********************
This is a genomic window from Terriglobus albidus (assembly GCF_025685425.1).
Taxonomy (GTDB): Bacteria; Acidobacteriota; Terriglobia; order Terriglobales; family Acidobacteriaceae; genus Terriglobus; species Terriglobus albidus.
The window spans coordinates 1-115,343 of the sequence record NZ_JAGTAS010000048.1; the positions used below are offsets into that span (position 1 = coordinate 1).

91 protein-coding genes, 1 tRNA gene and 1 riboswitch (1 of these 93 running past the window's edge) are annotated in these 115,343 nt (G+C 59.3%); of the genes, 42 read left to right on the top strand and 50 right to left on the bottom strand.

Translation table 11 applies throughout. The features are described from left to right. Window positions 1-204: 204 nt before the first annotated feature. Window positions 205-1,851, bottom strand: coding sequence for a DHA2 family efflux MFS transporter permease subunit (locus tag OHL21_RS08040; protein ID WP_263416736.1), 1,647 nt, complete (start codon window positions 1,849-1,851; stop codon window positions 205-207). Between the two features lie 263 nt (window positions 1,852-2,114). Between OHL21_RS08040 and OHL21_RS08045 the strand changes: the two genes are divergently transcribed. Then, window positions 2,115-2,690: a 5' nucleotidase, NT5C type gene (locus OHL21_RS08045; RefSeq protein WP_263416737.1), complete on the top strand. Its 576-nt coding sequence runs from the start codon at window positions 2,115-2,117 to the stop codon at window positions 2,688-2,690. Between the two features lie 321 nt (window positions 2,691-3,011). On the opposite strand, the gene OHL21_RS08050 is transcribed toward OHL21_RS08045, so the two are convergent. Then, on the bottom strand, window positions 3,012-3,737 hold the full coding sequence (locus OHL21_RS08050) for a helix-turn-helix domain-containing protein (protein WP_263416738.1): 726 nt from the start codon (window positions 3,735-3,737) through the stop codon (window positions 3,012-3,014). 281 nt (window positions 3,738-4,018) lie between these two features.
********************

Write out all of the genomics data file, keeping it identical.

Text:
This is a genomic window from Terriglobus albidus (assembly GCF_025685425.1).
Taxonomy (GTDB): Bacteria; Acidobacteriota; Terriglobia; order Terriglobales; family Acidobacteriaceae; genus Terriglobus; species Terriglobus albidus.
The window spans coordinates 1-115,343 of the sequence record NZ_JAGTAS010000048.1; the positions used below are offsets into that span (position 1 = coordinate 1).

91 protein-coding genes, 1 tRNA gene and 1 riboswitch (1 of these 93 running past the window's edge) are annotated in these 115,343 nt (G+C 59.3%); of the genes, 42 read left to right on the top strand and 50 right to left on the bottom strand.

Translation table 11 applies throughout. The features are described from left to right. Window positions 1-204: 204 nt before the first annotated feature. Window positions 205-1,851, bottom strand: coding sequence for a DHA2 family efflux MFS transporter permease subunit (locus tag OHL21_RS08040; protein ID WP_263416736.1), 1,647 nt, complete (start codon window positions 1,849-1,851; stop codon window positions 205-207). Between the two features lie 263 nt (window positions 1,852-2,114). Between OHL21_RS08040 and OHL21_RS08045 the strand changes: the two genes are divergently transcribed. Then, window positions 2,115-2,690: a 5' nucleotidase, NT5C type gene (locus OHL21_RS08045; RefSeq protein WP_263416737.1), complete on the top strand. Its 576-nt coding sequence runs from the start codon at window positions 2,115-2,117 to the stop codon at window positions 2,688-2,690. Between the two features lie 321 nt (window positions 2,691-3,011). On the opposite strand, the gene OHL21_RS08050 is transcribed toward OHL21_RS08045, so the two are convergent. Then, on the bottom strand, window positions 3,012-3,737 hold the full coding sequence (locus OHL21_RS08050) for a helix-turn-helix domain-containing protein (protein WP_263416738.1): 726 nt from the start codon (window positions 3,735-3,737) through the stop codon (window positions 3,012-3,014). 281 nt (window positions 3,738-4,018) lie between these two features.